Combat drugs are next on the block - they do a wide variety of stuff, and it’s actually a cool part of Inquisitor that you expect your guys to use them to get an edge in the dark dealings of the world. Models can huff their stimms, inject them, use an auto-injector, or just get implanted with a gland that constantly floods them with violence-drugs, all of which have nasty side-effects and which will likely lead to a dead member of your retinue before too long. Viruses and toxins are handled similarly, except there are no good effects and a cool table of hallucinations.

Finally, the last bits of equipment are miscellaneous stuff like weapon sights for small bonuses, servo-skulls in several varieties, psyber-eagles to let your Inquisitor do psychic powers through a two-headed bird, cyber-mastiffs for having Good Dogges to attack dudes, and various things like motion trackers, psychic hoods, and solvent for web guns.

Okay, my long nightmare of equipment is over!

Next time, on Inquisitor: character creation recommendations!

Making Characters for Inquisitor

posted by Hedningen Original SA post

Making Characters for Inquisitor
Once again, it’s time to talk about everyone’s favorite 54mm-scale wargame/narrative generator set in the grim darkness of the 41st millennium, Inquisitor. Last time, we talked about the genre staple of gear porn and an endless series of items getting statted out, whereas now we get to character creation.

To begin, the game lays out a few important guidelines:

So, a lot of this is the idea that it’s an experience generator, rather than a strictly balanced game. As such, there are some huge variations in what you’re doing, but overall, they stress designing to a narrative and what would be fun in order to help players get engrossed. They then present a series of archetypes, with options for rolling some random “generics” alongside the examples they provide.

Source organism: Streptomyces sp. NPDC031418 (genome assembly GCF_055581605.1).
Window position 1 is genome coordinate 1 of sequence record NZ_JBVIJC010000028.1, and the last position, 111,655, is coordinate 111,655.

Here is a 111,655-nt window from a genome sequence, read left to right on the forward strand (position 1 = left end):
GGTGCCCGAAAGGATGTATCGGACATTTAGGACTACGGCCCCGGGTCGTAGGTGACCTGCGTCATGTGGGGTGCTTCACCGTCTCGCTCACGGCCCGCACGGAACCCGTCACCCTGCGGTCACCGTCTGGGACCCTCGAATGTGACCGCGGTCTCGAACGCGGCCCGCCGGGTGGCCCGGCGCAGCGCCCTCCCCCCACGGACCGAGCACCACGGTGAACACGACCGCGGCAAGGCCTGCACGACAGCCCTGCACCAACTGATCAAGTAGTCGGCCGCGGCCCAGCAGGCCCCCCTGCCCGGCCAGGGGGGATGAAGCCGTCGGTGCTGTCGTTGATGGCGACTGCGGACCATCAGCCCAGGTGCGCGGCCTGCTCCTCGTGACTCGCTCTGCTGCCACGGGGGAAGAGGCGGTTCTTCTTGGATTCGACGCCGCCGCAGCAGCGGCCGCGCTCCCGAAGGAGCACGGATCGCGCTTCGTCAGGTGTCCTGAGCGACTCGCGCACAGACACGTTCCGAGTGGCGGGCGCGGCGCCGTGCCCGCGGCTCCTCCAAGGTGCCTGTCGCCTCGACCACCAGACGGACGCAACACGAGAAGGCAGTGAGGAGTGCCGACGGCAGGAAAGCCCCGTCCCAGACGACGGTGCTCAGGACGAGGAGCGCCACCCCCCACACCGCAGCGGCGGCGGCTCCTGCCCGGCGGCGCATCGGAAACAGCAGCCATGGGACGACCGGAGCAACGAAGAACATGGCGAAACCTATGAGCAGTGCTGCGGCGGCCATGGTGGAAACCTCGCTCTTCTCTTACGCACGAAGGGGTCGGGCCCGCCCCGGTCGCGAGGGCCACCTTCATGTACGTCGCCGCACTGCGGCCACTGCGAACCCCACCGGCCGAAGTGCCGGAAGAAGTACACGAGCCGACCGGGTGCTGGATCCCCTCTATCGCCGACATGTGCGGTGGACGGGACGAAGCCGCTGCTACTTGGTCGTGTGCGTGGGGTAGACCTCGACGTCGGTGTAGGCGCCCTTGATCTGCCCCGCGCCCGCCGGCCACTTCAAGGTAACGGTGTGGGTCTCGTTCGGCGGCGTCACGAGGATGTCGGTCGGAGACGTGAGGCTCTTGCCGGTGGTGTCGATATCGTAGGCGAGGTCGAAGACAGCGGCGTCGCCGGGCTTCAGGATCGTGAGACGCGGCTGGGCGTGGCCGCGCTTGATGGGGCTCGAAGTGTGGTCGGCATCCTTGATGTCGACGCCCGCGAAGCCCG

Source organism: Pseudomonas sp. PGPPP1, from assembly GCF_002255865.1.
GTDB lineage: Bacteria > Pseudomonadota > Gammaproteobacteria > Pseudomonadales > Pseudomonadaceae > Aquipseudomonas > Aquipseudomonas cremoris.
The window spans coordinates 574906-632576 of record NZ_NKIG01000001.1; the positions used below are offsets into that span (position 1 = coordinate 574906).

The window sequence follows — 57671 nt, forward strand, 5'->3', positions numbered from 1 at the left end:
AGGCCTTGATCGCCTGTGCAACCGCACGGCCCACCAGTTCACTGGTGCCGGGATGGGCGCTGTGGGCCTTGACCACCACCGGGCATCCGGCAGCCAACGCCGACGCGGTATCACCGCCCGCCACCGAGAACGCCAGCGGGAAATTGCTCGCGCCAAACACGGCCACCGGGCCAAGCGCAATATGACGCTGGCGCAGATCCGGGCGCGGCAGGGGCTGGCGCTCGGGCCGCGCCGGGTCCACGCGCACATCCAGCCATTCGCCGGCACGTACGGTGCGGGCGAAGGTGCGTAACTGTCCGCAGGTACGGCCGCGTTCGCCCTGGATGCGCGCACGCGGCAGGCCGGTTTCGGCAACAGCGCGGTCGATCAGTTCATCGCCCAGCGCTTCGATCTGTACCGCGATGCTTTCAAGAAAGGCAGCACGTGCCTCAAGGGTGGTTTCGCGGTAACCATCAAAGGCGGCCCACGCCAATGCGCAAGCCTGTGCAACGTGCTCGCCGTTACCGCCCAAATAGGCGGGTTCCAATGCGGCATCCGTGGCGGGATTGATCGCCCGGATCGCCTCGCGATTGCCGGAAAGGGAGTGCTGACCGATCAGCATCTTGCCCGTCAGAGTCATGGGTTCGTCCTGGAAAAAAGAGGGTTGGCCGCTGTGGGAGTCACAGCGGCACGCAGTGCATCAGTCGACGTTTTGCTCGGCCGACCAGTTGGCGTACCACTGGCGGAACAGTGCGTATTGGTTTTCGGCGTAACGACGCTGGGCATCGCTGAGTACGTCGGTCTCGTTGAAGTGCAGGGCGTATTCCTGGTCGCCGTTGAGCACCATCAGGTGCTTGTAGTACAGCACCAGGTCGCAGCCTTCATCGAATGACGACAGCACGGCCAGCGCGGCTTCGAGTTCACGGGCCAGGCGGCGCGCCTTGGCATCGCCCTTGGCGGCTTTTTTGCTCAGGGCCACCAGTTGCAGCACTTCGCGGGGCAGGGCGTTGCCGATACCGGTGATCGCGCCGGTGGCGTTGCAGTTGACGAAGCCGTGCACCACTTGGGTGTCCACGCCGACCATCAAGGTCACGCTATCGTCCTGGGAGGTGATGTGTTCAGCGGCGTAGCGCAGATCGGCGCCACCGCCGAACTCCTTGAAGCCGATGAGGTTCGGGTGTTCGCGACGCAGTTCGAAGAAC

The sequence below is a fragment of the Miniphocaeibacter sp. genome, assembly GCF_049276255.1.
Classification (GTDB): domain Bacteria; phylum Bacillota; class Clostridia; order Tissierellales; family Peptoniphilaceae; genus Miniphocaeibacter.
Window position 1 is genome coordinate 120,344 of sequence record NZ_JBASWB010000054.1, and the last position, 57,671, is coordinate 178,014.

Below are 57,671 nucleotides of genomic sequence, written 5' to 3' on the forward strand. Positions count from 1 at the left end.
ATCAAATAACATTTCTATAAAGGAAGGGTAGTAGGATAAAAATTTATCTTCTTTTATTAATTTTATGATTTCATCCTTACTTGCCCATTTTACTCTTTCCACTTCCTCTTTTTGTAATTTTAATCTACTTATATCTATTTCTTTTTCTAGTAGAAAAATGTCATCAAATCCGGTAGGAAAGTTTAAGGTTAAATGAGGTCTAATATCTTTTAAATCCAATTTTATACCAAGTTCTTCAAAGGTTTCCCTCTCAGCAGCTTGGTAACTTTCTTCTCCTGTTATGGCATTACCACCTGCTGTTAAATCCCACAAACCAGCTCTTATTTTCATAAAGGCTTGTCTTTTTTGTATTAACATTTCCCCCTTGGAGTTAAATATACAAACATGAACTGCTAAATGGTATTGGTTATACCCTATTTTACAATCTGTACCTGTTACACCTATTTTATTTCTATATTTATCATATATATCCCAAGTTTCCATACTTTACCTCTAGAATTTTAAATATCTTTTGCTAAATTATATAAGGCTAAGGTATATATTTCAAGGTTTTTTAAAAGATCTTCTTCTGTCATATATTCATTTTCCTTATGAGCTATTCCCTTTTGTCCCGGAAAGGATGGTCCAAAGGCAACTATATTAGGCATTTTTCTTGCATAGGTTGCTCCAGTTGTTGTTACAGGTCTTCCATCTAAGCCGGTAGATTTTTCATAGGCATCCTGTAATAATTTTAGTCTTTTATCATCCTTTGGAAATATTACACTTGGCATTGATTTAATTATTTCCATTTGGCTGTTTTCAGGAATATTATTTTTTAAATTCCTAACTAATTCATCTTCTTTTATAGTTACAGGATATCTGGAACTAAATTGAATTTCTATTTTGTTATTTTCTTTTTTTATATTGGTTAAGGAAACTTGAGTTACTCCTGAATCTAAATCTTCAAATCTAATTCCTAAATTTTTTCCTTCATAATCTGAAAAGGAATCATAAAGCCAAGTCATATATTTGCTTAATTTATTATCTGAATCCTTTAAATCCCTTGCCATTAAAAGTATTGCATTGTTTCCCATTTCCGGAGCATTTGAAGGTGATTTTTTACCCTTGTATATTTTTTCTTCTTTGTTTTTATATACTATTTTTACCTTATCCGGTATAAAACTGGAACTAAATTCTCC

Inquisitors are, obviously, the main thing this entire book is about. I’ll spare the descriptions, but we get some basic statlines and recommendations, as well as three example Inquisitors: Inquisitor Covenant of the Ordo Malleus, Witch Hunter Tyrus and his bombastic Monodominant philosophy, and Inquisitor Eisenhorn of the Highly-Profitable Book Series from Black Library. They each show that, using the same basic template, you can create wildly-different characters - one of them hates psykers while the other is one, all of them are described as using different techniques to inquisit, and they’re all characters that feel somewhat fleshed out from the brief description.

Space Marines are the biggest dudes, and absolutely ridiculous in Inquisitor, which is why the game warns that they should only show up as a cameo at some point. If you don’t know their history, then I suspect this is your first time browsing any sort of gaming space, in which case I hope you enjoy what you’re reading and also that the dudes yelling about the Emperor of Mankind aren’t too offputting.

The Adeptus Mechanicus are, obviously, the folks who are adept at mechanized stuff. Game roles include being super pro-cyborg, acting as a mission patron, and blithely causing Necron invasions by refusing to listen to any sort of reason or sanity around cool machines. The sample character, Magos Delphan Gross, shows the other advantage of writing Mechanicus characters - you can create some weird technology and prosthesis if you’re interested and willing to play with mechanics, which is a fertile ground for modelers and converters.

Rogue Traders have their own RPG, but it boils down to “Hyper-colonialist adventures in space”, so I think you can see where they might fit in Inquisitor - either as an asset in a game or as the leader of a quasi-Inquisitorial retinue that seeks even more incredible wealth from the galaxy.

Cultists and Fanatics are self-explanatory. Because this is the grim darkness of the future, they are clearly going to be on all sides of any conflict.

Imperial Guard are members of the interplanetary fighting forces that, while not exactly the Imperium’s finest, are still some of humanity’s finest soldiers. In general, if you’re including a Guardsman, you’ll stick with the general soldier archetypes - grizzled veteran, complete rookie, individual on penalty duties thanks to some crime, or any other number of soldier-y concepts.